Lectures: 2 sessions / week for 4 weeks, 1 hour / session
Labs: 2 sessions / week for 4 weeks, 1 hour / session
This course is an introduction to software engineering, using the Java™ programming language. It covers concepts useful to 6.005. Students will learn the fundamentals of Java. The focus is on developing high quality, working software that solves real problems.
The course is designed for students with some programming experience, but if you have none and are motivated you will do fine. Students who have taken 6.005 should not take this course. Each class is composed of one hour of lecture and one hour of assisted lab work.
To write Java programs, you need two things: the Java Development Kit (JDK), and a source code editor. Please follow these directions before the first class, so you can get started on the first assignment faster. If you run into difficulty, we can help you during the first class.
The Java Development Kit contains the tools needed to compile and run Java programs. The source code editor lets you write programs, and has features to make this easier. For this course, you can use any tool you like, but we recommend Eclipse, and will demonstrate it during the first lecture.
To write programs, you need a piece of software called an editor. They come in two flavors: simple source code editors, or complex integrated development environments. For this course, we recommend using the Eclipse Integrated Development Environment (IDE), but it is useful to be aware of the options that are available to you.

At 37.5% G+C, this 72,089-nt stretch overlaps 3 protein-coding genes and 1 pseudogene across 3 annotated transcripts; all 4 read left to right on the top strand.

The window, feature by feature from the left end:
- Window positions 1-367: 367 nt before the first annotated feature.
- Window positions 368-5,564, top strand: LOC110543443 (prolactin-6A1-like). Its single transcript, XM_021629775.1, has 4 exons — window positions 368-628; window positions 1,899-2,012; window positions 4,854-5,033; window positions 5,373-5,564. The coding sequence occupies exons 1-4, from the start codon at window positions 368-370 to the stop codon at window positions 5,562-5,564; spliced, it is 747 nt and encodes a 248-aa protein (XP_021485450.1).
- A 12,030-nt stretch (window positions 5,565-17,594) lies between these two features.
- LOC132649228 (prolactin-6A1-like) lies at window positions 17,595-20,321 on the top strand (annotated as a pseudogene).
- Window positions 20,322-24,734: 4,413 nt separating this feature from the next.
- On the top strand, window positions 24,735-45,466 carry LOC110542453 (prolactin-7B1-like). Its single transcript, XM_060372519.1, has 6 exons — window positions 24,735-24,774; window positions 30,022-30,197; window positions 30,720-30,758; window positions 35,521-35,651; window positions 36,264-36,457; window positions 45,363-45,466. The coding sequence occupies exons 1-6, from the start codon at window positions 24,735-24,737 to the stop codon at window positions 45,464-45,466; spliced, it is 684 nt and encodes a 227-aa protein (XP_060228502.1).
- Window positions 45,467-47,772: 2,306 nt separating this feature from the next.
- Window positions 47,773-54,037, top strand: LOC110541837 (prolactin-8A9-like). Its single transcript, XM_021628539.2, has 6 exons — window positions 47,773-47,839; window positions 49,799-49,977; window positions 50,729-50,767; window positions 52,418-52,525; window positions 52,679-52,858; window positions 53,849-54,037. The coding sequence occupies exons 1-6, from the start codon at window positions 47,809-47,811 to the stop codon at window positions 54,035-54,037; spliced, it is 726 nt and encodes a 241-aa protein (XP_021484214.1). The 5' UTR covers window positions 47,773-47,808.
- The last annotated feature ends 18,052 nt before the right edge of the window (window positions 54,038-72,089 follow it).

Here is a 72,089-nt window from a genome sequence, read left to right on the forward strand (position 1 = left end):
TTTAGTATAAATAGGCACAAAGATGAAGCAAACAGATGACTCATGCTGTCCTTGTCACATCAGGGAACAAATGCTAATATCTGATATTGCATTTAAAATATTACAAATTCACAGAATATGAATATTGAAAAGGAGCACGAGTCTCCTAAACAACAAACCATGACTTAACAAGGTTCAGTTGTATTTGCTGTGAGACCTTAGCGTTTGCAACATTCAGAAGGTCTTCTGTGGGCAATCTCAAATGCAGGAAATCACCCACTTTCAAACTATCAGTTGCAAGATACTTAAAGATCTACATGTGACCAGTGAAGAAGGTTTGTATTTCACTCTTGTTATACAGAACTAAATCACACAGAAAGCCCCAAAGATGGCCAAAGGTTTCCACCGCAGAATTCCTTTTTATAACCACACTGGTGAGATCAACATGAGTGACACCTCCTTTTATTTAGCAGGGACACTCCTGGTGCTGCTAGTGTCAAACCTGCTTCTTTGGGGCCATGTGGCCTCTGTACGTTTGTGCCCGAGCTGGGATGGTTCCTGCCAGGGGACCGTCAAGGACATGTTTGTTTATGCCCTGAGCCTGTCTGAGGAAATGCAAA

A source code editor is a program for editing text, like a word processor, but it has features which make it easier to read and write computer programs. An advantage of using a plain source code editor is that they are usually lightweight applications that are easy to learn and use. Additionally, the editors typically support many programming languages, so you can use the same tool for all your work. The disadvantage is that you will need to use the command line to run the compiler, and to organize larger projects.
For Windows, some popular source code editors are SciTE, UltraEdit, Zeus (old free version), or jEdit. Mac users might want to look at TextMate, SubEthaEdit (old free version), TextWrangler, or jEdit. (Note: some of these are trial versions of software that you need to purchase.)
Most professional Java developers use an integrated development environment (IDE), which combines a source code editor with other tools for software development. They make it easy to find and correct errors, and to accomplish tasks through a graphical interface, instead of the command line. In this class, we recommend using Eclipse. Other popular IDEs for Java include NetBeans and IntelliJ IDEA.
You want to install the Java Standard Edition (SE) development kit (JDK). You can find this through Sun's Java download site, but follow these directions for the direct link:
You want the Eclipse IDE for Java developers. You can find this on the Eclipse download site, but follow these directions for the direct link:
Mac OS X comes with the Java development tools. Run Software Update to ensure that you have the latest version installed (Apple Menu → Software Update).
If you are using Linux, you probably don't need our help to get Java and Eclipse running yourself. If you do need help, ask one of the instructors during the first lecture.